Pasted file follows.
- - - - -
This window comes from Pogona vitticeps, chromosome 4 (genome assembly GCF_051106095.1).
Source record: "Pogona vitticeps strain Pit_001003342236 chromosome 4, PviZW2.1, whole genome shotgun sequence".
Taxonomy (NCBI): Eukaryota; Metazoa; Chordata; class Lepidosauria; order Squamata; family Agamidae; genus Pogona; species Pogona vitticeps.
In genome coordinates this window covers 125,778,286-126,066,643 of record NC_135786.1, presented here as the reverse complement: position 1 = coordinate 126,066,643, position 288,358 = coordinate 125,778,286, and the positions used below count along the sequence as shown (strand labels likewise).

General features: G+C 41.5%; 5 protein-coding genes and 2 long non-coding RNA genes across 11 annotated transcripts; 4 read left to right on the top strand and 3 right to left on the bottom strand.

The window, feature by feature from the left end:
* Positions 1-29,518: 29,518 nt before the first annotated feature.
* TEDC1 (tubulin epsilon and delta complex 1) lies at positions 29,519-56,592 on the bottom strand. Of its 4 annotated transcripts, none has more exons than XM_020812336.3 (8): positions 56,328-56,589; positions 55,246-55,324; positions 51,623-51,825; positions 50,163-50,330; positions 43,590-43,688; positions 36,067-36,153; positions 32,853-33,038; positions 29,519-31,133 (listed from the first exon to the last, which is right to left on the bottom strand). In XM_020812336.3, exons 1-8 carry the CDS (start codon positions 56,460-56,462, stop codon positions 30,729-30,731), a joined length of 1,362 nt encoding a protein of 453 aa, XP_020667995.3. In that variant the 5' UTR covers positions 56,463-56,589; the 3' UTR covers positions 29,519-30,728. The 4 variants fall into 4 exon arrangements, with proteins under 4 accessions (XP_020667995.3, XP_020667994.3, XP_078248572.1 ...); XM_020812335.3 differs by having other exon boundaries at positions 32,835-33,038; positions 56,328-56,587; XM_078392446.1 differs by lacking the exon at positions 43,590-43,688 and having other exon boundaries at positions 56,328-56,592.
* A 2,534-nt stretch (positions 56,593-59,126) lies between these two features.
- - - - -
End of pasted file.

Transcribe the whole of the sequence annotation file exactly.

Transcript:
This window comes from Pogona vitticeps, chromosome 4 (genome assembly GCF_051106095.1).
Source record: "Pogona vitticeps strain Pit_001003342236 chromosome 4, PviZW2.1, whole genome shotgun sequence".
Taxonomy (NCBI): Eukaryota; Metazoa; Chordata; class Lepidosauria; order Squamata; family Agamidae; genus Pogona; species Pogona vitticeps.
In genome coordinates this window covers 125,778,286-126,066,643 of record NC_135786.1, presented here as the reverse complement: position 1 = coordinate 126,066,643, position 288,358 = coordinate 125,778,286, and the positions used below count along the sequence as shown (strand labels likewise).

General features: G+C 41.5%; 5 protein-coding genes and 2 long non-coding RNA genes across 11 annotated transcripts; 4 read left to right on the top strand and 3 right to left on the bottom strand.

The window, feature by feature from the left end:
* Positions 1-29,518: 29,518 nt before the first annotated feature.
* TEDC1 (tubulin epsilon and delta complex 1) lies at positions 29,519-56,592 on the bottom strand. Of its 4 annotated transcripts, none has more exons than XM_020812336.3 (8): positions 56,328-56,589; positions 55,246-55,324; positions 51,623-51,825; positions 50,163-50,330; positions 43,590-43,688; positions 36,067-36,153; positions 32,853-33,038; positions 29,519-31,133 (listed from the first exon to the last, which is right to left on the bottom strand). In XM_020812336.3, exons 1-8 carry the CDS (start codon positions 56,460-56,462, stop codon positions 30,729-30,731), a joined length of 1,362 nt encoding a protein of 453 aa, XP_020667995.3. In that variant the 5' UTR covers positions 56,463-56,589; the 3' UTR covers positions 29,519-30,728. The 4 variants fall into 4 exon arrangements, with proteins under 4 accessions (XP_020667995.3, XP_020667994.3, XP_078248572.1 ...); XM_020812335.3 differs by having other exon boundaries at positions 32,835-33,038; positions 56,328-56,587; XM_078392446.1 differs by lacking the exon at positions 43,590-43,688 and having other exon boundaries at positions 56,328-56,592.
* A 2,534-nt stretch (positions 56,593-59,126) lies between these two features.